6 Questions With “RECTIFY” Star Bruce McKinnon (Ted Talbot Sr.)
Bruce McKinnon, who plays Ted Talbot Sr. on RECTIFY, discusses Southern culture and his life before acting.
Q: To what degree is southern culture a character in the show?
A: I think it needs top billing. [Laughs] that’s one thing that’s wonderful about doing shows on location. To try and replicate that in some artificial way or film it somewhere else, I think to a certain extent can take away from the depth of the show… Even our background actors who are local add such a depth to it and they have a sense of the movement of the South… But, yes, it’s high priority for our show. It’s just the pacing and the To Kill a Mockingbird flavor.
Q: Ted Sr. is something of a strong, silent type, a caretaker. How do you view your character? Do you relate to him at all?
A: I hope I can emulate Ted Sr. in my real life. He seems like a fellow that really tries to do the right thing in every situation, like an “unconditional love” type [who] tries to understand where everybody is coming from. And he doesn’t say flippant things. I’m not saying he’s a big, serious, non-fun guy, but really he tries to look at the big picture. He’s a forest instead of the trees kind of guy.
Q: I’m sure it’s difficult to imagine what it would be like to be a stepdad to an ex-convict. What do you do to get in that headspace? How do you prepare?
A: Our show is about love. It sounds kind of strange to look at RECTIFY and how strange it is and everything, but I think the underlying current in this is love. And [my character] doesn’t see convict on Daniel’s forehead. Ted Sr. sees a guy who’s been dragged through it, and who’s trying to heal and is fractured, and a person who is my wife’s son and he’s my son. And I’ve known him since he was a little boy. I love him and I just want the best for him. And you know, I don’t think he did it.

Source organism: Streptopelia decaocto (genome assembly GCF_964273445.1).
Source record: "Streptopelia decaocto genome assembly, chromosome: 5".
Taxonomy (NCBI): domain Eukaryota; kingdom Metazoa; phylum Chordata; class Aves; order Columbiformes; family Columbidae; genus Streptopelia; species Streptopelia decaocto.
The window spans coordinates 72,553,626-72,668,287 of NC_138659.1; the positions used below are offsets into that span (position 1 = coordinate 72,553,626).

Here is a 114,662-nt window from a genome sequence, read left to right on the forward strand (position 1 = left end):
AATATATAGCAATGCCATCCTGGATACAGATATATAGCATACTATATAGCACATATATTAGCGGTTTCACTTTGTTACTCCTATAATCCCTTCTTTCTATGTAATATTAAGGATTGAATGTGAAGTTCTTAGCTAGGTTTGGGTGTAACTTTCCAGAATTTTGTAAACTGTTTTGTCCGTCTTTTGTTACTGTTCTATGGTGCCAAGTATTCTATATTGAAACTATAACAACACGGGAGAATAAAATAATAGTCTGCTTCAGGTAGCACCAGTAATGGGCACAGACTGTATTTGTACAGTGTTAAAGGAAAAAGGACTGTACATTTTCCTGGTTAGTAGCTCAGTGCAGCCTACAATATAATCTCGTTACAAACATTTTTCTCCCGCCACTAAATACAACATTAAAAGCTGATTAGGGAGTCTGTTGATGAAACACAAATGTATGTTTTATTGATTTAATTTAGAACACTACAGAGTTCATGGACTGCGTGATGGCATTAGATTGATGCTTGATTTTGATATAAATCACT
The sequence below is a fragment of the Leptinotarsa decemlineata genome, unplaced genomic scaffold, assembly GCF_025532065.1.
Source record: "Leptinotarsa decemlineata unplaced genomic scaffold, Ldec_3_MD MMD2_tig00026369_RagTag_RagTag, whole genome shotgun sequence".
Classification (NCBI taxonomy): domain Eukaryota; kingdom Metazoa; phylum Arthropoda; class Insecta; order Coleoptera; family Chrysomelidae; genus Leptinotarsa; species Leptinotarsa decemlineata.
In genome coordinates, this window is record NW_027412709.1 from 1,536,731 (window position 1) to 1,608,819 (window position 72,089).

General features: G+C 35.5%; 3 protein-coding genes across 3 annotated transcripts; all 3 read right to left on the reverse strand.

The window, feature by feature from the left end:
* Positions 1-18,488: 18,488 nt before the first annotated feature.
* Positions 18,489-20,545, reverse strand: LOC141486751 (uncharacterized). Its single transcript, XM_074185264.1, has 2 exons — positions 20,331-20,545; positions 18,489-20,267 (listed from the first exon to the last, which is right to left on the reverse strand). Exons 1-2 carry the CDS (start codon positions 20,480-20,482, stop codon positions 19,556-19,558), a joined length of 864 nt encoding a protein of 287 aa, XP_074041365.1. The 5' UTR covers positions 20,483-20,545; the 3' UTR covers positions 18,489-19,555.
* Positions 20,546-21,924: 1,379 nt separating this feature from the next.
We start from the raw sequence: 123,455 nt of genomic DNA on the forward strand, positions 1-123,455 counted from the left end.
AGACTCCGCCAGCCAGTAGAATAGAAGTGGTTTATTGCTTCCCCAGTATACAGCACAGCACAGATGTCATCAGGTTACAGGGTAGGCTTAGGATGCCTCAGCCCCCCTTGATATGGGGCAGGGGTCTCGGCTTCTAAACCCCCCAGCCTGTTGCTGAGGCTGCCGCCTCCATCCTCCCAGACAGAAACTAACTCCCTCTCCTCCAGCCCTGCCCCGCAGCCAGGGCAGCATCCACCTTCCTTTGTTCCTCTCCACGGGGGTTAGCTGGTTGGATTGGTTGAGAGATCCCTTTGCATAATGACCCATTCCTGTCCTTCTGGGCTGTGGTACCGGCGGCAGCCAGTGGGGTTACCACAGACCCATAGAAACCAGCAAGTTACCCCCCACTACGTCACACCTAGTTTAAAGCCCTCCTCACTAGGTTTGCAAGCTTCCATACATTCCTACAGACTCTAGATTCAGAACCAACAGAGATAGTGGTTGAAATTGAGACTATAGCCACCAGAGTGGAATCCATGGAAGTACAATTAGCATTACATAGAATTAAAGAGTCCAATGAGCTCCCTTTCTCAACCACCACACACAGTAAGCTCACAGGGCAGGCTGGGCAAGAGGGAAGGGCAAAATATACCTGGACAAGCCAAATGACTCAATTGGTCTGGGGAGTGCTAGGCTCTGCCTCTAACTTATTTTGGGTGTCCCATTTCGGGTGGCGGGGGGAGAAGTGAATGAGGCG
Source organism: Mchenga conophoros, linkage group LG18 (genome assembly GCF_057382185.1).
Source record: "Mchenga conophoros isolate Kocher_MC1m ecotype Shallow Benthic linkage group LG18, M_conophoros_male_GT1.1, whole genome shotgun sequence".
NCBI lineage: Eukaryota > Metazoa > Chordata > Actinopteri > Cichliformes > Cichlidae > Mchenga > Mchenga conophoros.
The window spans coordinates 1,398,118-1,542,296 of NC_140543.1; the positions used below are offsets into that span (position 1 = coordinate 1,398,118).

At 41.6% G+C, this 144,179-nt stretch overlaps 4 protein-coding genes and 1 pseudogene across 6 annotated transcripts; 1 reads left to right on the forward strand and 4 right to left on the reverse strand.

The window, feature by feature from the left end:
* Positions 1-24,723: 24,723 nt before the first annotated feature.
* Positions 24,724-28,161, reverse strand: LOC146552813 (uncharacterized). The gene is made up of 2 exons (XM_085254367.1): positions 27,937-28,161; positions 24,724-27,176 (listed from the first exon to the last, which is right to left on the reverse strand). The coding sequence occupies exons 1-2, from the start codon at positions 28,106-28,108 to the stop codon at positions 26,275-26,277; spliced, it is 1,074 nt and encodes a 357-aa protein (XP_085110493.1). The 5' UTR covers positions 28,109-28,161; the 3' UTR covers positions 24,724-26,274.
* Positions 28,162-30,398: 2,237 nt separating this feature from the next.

Q: You all shoot the business scenes at an actual tire store. Do you know a thing or two about tires now?
A: I’ve worked so many different manual labor jobs that could adapt to that. I asked the tire store that I use up in Tennessee and that my family uses if I could work and put them on, which I’ve put them on bicycles and lord knows I’ve changed flats, but they said there’s a little bit of an insurance regulation with that. But what I’ve learned is the people, you know, the study of the people. The tire might be their passion or it might be just a way to make a buck, but it’s watching the people back there that work there and how they relate to the customers and how they relate to each other, the relationships.
Q: What’s the most unusual job you’ve had before getting into acting?
A: Wow, I’ve done so many different jobs to make ends meet and pursue my passion. I’ve worked on [everything from] oil rigs in the Gulf of Mexico, to dressing up as cartoon characters and tying balloons at kid’s birthday parties in Los Angeles, to up in New York waiting tables like a lot of actors.
Q: Tell us about shooting the family barbecue scene, where much of the whole cast was together and you were at the grill. What’s the key to conveying that sense of familiarity on screen?
A: A lot of us hang out together like a family. When we first came in to do the show, we were asked by Ray [McKinnon] who is our creator, to do something together as a family unit and so Abigail Spencer she took us all to a B-horror movie, so that was a little bit of bonding. It’s beautiful because we have such an ensemble cast and we really honestly care about each other. So that’s the foundation.